By JOEL PHELPS | The Arkadelphian
City officials learned Tuesday that public housing in Arkadelphia is struggling to keep tenants. There is more public housing available at the three apartment complexes overseen by the Arkadelphia Housing Authority than there are low-income tenants looking for an affordable place to rent.
“We are underperforming right now,” Dr. Nadine Jarmon, executive director of the Hot Springs Housing Authority, told the Arkadelphia Board of Directors in a request to waive the AHA’s 2022 pilot funds in the amount of $9,060.
Of the 100 units AHA oversees there are currently 20 vacancies, which has put a “serious dent in our revenue,” Jarmon said. The three AHA properties are Carpenter Hill Apartments, 670 S. 6th St.; Southview Apartments, 650 S. 5th St.; and Pine Courts, 120 N. 20th St.
Jarmon fielded several questions from city directors, mainly Assistant Mayor Roland Gosey, who asked for an explanation of why there are so many vacancies and what efforts are in place to reduce them.
In recent months, Jarmon replied, AHA used $158,000 in HUD funding to make basic improvements like cabinetwork and flooring to the apartments, which were built in the 1950s. AHA is also recruiting landlords for its Section 8 voucher program of which there is a “healthy” wait list but an issue with recruiting local landlords to participate.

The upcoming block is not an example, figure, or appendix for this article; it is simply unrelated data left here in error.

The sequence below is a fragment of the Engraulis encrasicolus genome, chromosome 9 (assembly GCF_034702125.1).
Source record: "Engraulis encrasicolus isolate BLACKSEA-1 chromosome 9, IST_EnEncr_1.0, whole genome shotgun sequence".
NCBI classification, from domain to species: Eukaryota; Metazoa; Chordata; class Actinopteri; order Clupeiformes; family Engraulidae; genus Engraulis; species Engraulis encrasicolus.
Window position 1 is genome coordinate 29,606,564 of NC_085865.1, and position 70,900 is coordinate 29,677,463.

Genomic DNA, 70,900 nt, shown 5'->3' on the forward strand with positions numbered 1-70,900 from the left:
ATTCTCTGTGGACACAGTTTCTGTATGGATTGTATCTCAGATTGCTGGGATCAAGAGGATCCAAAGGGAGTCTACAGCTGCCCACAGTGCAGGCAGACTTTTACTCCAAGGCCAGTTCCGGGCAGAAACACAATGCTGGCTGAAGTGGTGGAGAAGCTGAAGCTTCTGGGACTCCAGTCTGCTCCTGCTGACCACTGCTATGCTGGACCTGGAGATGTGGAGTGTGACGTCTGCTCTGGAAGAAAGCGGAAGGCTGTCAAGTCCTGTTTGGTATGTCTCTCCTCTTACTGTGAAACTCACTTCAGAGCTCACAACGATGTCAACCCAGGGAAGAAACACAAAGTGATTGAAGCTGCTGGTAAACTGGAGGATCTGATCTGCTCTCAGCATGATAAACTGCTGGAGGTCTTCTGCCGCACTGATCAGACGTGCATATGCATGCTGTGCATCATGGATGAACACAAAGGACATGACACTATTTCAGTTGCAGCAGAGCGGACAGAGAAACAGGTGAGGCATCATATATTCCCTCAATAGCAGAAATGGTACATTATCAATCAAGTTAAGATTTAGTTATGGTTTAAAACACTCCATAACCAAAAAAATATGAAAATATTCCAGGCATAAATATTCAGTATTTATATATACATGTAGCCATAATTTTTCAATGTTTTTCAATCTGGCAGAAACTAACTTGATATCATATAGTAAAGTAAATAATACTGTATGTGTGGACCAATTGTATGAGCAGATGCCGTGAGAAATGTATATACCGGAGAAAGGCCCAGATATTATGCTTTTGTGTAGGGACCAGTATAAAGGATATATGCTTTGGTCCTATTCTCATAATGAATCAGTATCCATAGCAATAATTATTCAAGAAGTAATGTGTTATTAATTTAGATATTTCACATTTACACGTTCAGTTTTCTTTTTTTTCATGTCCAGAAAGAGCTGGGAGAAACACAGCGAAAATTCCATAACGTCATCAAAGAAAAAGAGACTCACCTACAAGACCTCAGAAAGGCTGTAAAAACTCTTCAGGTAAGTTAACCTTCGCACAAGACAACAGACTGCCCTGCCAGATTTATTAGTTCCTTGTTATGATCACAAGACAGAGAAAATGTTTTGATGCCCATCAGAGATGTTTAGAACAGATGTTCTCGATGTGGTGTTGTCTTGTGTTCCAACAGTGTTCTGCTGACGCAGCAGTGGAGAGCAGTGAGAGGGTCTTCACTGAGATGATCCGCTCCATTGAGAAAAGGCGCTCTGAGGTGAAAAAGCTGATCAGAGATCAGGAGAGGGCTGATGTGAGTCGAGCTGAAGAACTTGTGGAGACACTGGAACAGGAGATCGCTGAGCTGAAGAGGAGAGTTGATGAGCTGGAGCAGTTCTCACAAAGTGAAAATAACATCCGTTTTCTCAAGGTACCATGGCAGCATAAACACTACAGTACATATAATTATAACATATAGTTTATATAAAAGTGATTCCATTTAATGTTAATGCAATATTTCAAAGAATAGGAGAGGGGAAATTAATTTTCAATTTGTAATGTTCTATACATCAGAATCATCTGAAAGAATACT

So why so many vacancies? It’s a combination of factors, Jarmon told directors, namely the overall condition of the 70-year-old properties. Another factor was an uptick in post-Covid evictions after a federal moratorium placed restrictions on landlords from evicting tenants for nonpayment of rent.
In further discussion prior to casting a vote, Ward 5 Director Jason Jones said he had reservations about doling out funds to the AHA if there is no apparent demand for public housing. Jones, however, would go on to join the other four present directors in the unanimous vote in favor of the funding.
Directors OK reallocation to buy police radios
The city board approved the reallocation of $37,000 in Act 988 funds to the city’s general fund to buy 24 new handheld portable radios for the Arkadelphia Police Department.
Act 988 funds come from fines associated with citations that APD officers issue for certain non-moving violations. Radios are among the items the act allows agencies to purchase.
Police Chief Jason “Shorty” Jackson said the department’s radios are outdated, but that the agency would keep the old ones for use by SWAT team officers or for other scenarios when police from other agencies need a radio to join and use APD’s frequency.
Directors move $12K to sanitation department
The board also approved the allocation of $12,300 to the sanitation department for over-expenditures from 2022, a year that saw in increase in fuel costs, garbage bags and vehicle maintenance.
Categories: City & County